Studios and tobacco brands

Smoking on screen causes young people to smoke whether the film displays a specific tobacco brand or not. For decades, however, tobacco companies have spent millions to associate their trademarks with Hollywood films and stars through cross-promotion campaigns and product placement.

Brand display persists today despite a 1998 legal agreement that bars US tobacco companies from paying to place their brands in entertainment accessible to kids. Multinational media companies and tobacco firms marketing US brands in other countries are not bound by the agreement.

  • Since 2002, nearly 40 percent of top-grossing films displaying actual tobacco brands were youth-rated (G/PG/PG-13) in the US. Films with brands R-rated in the US are often youth-rated in other nations.
  • Time Warner, Sony and Viacom (Paramount) lead the MPAA-member companies in tobacco brand display. At each company, 10 percent of youth-rated films with smoking and about 20 percent of R-rated films with smoking display tobacco brands.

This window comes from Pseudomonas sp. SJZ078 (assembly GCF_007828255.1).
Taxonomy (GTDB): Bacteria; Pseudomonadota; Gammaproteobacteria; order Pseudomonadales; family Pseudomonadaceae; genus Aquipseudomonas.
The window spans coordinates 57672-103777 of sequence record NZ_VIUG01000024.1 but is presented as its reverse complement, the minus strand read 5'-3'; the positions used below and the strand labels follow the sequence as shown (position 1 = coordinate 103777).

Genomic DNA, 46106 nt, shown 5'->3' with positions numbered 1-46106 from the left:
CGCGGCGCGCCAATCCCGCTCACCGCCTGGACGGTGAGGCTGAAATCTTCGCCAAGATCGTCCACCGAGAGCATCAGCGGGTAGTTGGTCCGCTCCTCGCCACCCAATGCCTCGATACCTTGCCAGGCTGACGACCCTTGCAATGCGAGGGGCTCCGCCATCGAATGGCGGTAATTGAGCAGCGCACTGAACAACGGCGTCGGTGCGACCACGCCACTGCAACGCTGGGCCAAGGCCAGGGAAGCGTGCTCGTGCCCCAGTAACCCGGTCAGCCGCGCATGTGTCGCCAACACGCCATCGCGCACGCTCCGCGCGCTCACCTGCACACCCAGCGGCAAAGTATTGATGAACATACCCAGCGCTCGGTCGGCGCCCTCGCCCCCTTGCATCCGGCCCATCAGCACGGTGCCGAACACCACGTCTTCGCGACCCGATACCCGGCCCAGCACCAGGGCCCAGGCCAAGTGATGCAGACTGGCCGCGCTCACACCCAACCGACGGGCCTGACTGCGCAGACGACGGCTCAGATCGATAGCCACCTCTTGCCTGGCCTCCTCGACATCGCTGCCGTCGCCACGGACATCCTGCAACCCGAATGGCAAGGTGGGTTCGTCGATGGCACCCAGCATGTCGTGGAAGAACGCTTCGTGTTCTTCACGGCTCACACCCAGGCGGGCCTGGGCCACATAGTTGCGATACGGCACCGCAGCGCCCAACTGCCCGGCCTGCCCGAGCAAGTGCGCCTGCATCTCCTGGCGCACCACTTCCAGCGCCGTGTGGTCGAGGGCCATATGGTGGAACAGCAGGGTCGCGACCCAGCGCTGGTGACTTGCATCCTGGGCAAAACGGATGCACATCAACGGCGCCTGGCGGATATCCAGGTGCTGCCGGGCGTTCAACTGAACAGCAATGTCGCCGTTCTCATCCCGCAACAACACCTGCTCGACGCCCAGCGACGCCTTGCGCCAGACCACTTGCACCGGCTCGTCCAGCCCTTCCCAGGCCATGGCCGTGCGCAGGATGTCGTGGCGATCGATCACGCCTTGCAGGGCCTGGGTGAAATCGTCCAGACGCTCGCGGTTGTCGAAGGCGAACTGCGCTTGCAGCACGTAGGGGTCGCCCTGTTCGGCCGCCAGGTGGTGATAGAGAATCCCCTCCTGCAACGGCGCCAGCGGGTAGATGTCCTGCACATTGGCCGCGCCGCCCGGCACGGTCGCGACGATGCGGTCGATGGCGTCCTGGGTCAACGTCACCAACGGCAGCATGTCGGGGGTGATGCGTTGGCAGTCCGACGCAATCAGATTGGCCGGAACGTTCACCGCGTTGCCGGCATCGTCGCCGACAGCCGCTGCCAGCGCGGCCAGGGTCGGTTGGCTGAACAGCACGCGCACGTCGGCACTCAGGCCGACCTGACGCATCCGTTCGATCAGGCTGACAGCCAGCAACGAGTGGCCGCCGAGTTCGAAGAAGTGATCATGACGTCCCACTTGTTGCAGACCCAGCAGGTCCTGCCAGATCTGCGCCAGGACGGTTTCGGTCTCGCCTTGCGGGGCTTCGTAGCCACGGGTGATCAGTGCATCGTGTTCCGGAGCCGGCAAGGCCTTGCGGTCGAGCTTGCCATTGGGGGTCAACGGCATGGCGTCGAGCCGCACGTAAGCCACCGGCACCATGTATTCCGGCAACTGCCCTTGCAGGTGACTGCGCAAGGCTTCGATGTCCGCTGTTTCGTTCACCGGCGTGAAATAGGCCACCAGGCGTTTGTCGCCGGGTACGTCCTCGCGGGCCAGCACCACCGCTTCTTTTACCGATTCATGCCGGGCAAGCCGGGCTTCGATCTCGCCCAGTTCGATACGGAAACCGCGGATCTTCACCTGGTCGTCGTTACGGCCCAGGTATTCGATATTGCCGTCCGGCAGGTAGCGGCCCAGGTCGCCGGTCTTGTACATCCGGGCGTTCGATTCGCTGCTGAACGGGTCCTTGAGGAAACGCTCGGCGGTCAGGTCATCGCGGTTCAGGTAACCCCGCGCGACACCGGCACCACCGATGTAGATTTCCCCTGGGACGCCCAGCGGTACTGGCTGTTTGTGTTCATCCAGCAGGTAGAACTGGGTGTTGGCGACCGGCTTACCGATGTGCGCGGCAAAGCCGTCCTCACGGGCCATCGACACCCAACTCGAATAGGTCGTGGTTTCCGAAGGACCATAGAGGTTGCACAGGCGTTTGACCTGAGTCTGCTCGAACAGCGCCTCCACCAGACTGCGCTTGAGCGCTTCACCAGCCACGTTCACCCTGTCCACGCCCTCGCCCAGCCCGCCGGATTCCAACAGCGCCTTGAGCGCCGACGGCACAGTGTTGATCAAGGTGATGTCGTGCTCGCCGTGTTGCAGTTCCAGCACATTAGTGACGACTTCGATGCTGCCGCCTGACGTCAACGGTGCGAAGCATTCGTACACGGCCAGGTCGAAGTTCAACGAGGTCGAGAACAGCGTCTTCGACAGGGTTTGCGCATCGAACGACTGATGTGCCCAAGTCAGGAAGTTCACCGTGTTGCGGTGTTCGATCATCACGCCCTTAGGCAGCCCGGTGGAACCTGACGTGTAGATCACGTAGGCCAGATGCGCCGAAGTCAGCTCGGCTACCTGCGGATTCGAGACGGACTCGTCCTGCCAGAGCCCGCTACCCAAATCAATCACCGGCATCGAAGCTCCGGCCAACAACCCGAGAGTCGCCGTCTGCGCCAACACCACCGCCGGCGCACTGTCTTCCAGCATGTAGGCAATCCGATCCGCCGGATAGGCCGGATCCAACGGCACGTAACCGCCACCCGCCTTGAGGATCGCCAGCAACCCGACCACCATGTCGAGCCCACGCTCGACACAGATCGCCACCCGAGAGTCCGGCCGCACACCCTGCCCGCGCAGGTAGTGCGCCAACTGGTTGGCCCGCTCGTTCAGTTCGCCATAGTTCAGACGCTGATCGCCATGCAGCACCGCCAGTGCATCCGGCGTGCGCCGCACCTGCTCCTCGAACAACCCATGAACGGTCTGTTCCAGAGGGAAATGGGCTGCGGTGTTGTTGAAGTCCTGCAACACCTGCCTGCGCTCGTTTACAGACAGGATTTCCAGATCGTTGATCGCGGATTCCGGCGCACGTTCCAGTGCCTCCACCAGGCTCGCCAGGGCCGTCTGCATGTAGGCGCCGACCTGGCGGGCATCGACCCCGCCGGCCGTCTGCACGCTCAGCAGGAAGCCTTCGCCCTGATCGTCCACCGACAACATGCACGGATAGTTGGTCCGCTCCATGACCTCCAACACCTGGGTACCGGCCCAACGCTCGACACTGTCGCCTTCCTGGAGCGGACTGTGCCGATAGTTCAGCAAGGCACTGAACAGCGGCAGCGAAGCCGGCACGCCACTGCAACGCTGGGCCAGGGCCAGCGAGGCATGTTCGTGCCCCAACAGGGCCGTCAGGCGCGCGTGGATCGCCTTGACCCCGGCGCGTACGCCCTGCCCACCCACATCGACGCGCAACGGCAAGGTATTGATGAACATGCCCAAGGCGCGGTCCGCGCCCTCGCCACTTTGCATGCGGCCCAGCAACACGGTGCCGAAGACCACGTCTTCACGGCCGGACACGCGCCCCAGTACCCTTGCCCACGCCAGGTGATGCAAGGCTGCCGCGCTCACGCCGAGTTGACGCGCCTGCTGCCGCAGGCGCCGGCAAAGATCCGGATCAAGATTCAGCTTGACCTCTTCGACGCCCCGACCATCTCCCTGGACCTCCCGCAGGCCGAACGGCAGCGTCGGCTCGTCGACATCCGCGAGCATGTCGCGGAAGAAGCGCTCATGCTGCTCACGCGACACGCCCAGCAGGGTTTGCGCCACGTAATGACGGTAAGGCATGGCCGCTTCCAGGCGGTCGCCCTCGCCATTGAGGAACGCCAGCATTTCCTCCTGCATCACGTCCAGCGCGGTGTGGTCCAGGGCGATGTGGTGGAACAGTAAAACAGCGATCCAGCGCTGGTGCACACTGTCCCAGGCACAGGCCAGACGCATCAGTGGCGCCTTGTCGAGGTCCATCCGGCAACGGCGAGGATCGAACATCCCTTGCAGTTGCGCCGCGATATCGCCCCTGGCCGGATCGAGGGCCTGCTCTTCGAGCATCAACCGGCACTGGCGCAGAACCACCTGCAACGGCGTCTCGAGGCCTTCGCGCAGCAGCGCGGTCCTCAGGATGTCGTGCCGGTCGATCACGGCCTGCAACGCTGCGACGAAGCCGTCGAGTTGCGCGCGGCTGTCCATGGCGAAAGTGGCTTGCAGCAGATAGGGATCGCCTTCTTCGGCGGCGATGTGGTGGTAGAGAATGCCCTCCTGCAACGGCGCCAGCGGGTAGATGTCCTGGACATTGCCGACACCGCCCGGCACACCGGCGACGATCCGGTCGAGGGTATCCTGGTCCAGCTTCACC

• Top-grossing films from smaller, independent film companies are somewhat less likely to show tobacco brands than the major studios. But, as a group, indies accounted for 29 percent of all top-grossing films featuring tobacco brands — more than any MPAA-member company, including Time Warner (20%).
  • Of the brands shown being smoked by actors, 99 percent are posed with the film's star or co-stars. Uncredited background actors (extras) smoke in films, but they don't pose with the tobacco brands.
  • After recent mergers and brand shuffles, 94 percent of brands seen on screen belong to three tobacco companies: Altria (41%), British American Tobacco (32%) and Imperial Tobacco (20%).*
  • Six brands make up 72 percent of all brand appearances: Altria's Marlboro (36%); British American's Camel (12%), Newport (7%) and Lucky Strike (4%); and Imperial's Kool (7%) and Winston (6%).
  • Cigarette brands are most frequently shown (92%), followed by cigar brands (5%), smokeless brands (2%) and e-cigarettes (1%).

* Japan Tobacco markets American Spirit, Camel, Winston and other BAT brands outside the US, arguably giving it a heavier international screen presence than Imperial Tobacco.
Films with tobacco brands|Number of movies with brands
Films with tobacco brands|% youth-rated G, PG or PG-13